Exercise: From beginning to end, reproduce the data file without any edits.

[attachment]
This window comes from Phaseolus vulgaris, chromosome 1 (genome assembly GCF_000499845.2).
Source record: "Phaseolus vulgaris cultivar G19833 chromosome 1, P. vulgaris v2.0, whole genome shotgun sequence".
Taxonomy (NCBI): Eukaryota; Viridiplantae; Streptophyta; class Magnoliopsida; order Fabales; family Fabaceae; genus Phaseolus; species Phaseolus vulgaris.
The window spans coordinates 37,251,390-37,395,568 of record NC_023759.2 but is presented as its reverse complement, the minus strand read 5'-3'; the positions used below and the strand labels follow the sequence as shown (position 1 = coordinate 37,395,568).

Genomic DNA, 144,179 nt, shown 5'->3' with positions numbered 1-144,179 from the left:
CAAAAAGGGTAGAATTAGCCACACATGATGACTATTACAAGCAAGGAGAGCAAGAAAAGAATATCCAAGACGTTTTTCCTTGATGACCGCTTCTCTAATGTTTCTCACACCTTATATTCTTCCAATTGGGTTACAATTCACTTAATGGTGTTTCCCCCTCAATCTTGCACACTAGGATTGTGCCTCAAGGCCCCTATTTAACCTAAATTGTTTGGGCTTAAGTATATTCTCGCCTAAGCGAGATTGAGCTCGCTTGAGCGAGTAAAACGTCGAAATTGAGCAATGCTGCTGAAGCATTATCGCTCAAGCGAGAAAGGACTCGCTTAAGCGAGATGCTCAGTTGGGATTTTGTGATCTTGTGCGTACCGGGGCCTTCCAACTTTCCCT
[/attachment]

This window comes from Phaseolus vulgaris, chromosome 1 (genome assembly GCF_000499845.2).
Source record: "Phaseolus vulgaris cultivar G19833 chromosome 1, P. vulgaris v2.0, whole genome shotgun sequence".
Taxonomy (NCBI): Eukaryota; Viridiplantae; Streptophyta; class Magnoliopsida; order Fabales; family Fabaceae; genus Phaseolus; species Phaseolus vulgaris.
The window spans coordinates 37,251,390-37,395,568 of record NC_023759.2 but is presented as its reverse complement, the minus strand read 5'-3'; the positions used below and the strand labels follow the sequence as shown (position 1 = coordinate 37,395,568).

Genomic DNA, 144,179 nt, shown 5'->3' with positions numbered 1-144,179 from the left:
CAAAAAGGGTAGAATTAGCCACACATGATGACTATTACAAGCAAGGAGAGCAAGAAAAGAATATCCAAGACGTTTTTCCTTGATGACCGCTTCTCTAATGTTTCTCACACCTTATATTCTTCCAATTGGGTTACAATTCACTTAATGGTGTTTCCCCCTCAATCTTGCACACTAGGATTGTGCCTCAAGGCCCCTATTTAACCTAAATTGTTTGGGCTTAAGTATATTCTCGCCTAAGCGAGATTGAGCTCGCTTGAGCGAGTAAAACGTCGAAATTGAGCAATGCTGCTGAAGCATTATCGCTCAAGCGAGAAAGGACTCGCTTAAGCGAGATGCTCAGTTGGGATTTTGTGATCTTGTGCGTACCGGGGCCTTCCAACTTTCCCT